Inspired by (and derived from) Brienne’s Attunements.
She’d been selected.
Sarah dropped at the note the Chairman of the Board had handed her. It fluttered to the floor of the stall as she gaped, before coming to rest face-up on the floor in front of her.
The words Artistic Director blurred before her eyes.
Shaking, she tore a square of toilet paper from the roll and dabbed at her eyes. She didn’t have time for this, nor to re-do her makeup. She needed to get into her leotard and warm up.
Telling Matt had been even harder than finding out herself. He was worried what this further power imbalance would do to their relationship. He’d been training incessantly for the lead in La Bayadère this fall, and now if he got it everyone would say it was just her influence.
She loved him almost as much as she loved the dance.
He’d taken it well, though, skipping straight though that stuff to begin weighing her options. He was patient, trying to understand what she wanted before pushing her into anything.
No, she’d never wanted to be a director. No, not even after she stopped dancing. After that, she wanted to open her own studio and pour herself into teaching as she’d done with performance.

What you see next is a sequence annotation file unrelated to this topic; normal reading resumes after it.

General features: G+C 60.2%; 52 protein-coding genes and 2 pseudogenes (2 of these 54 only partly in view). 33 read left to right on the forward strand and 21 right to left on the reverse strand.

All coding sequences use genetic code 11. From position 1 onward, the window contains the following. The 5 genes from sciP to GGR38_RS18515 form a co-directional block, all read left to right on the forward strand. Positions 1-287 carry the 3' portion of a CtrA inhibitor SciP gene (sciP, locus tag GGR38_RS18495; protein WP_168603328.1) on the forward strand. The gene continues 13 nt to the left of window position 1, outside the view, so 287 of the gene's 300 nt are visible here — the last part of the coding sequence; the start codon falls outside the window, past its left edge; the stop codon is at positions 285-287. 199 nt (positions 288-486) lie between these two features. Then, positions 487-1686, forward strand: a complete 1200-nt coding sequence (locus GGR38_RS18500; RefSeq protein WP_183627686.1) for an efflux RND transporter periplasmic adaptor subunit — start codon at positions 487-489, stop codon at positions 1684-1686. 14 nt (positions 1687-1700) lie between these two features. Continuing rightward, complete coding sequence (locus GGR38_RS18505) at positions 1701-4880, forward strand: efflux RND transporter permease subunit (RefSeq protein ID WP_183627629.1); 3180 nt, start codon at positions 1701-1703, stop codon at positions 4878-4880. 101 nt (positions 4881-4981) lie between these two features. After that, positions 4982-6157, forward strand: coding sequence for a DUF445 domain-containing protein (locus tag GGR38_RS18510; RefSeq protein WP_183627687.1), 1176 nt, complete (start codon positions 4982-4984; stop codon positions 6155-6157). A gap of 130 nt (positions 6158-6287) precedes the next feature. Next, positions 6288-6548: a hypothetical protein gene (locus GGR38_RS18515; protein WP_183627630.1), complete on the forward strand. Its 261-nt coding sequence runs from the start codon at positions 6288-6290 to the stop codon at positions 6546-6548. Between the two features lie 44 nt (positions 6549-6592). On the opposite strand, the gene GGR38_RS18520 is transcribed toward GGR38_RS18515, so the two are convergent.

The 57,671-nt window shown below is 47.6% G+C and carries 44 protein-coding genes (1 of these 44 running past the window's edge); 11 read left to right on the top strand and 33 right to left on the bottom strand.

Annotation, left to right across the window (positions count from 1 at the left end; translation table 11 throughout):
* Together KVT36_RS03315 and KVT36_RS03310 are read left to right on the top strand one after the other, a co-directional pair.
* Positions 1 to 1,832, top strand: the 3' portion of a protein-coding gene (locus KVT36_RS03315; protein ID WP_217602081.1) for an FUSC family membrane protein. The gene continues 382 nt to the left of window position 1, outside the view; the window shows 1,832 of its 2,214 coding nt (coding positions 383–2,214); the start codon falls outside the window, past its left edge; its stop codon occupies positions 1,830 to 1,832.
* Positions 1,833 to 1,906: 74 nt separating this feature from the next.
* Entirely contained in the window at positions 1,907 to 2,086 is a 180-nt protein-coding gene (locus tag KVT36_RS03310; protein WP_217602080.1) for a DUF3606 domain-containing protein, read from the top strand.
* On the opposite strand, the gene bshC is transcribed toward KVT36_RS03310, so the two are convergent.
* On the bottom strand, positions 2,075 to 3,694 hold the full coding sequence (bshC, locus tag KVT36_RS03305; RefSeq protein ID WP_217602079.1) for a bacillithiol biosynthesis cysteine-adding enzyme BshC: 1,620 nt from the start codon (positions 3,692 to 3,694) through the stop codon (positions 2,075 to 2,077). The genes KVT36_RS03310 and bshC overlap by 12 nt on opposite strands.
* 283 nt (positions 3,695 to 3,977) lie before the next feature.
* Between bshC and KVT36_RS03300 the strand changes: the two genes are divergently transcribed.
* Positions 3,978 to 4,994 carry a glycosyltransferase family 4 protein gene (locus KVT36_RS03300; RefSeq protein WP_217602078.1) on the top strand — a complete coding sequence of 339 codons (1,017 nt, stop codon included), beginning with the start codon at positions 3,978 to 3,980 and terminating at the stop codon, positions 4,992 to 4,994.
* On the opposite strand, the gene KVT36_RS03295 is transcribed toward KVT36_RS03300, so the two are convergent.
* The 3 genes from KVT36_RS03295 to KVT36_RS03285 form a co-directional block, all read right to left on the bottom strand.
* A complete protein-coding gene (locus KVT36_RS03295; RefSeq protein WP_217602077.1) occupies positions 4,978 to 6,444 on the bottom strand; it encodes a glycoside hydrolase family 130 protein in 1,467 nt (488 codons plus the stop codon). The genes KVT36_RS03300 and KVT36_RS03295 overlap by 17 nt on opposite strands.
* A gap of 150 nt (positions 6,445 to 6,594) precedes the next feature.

Yes, she understood she’d still be dancing, still be involved, but not performing.
But wouldn’t she want to perform?
In every sacrifice she’d made throughout life, dancing had won, performance had one. How could she be happy that way? Sitting there, behind the scenes, pushing other people to perform.
She decided to do it for a month, just to try, just to give the Board some time to find someone else.
The first week was hard, the fourth was perfect.
All those little things that had been off, set in place. The dancers listened to her, respected her, moved how she said to move. The crowd was slightly more appreciative with her changes.
She told the Board she’d stay. She told Matt that she couldn’t both be his director and his partner. The Board thanked her, Matt wept and left. First her, then the company, when she had subtly left his new interest without any roles.
Three years later, she was at a bigger company, more resources and more talent. Sarah pushed everybody to do their very best.
She occasionally wondered how Matt was doing.
She thought of actually dancing hardly at all.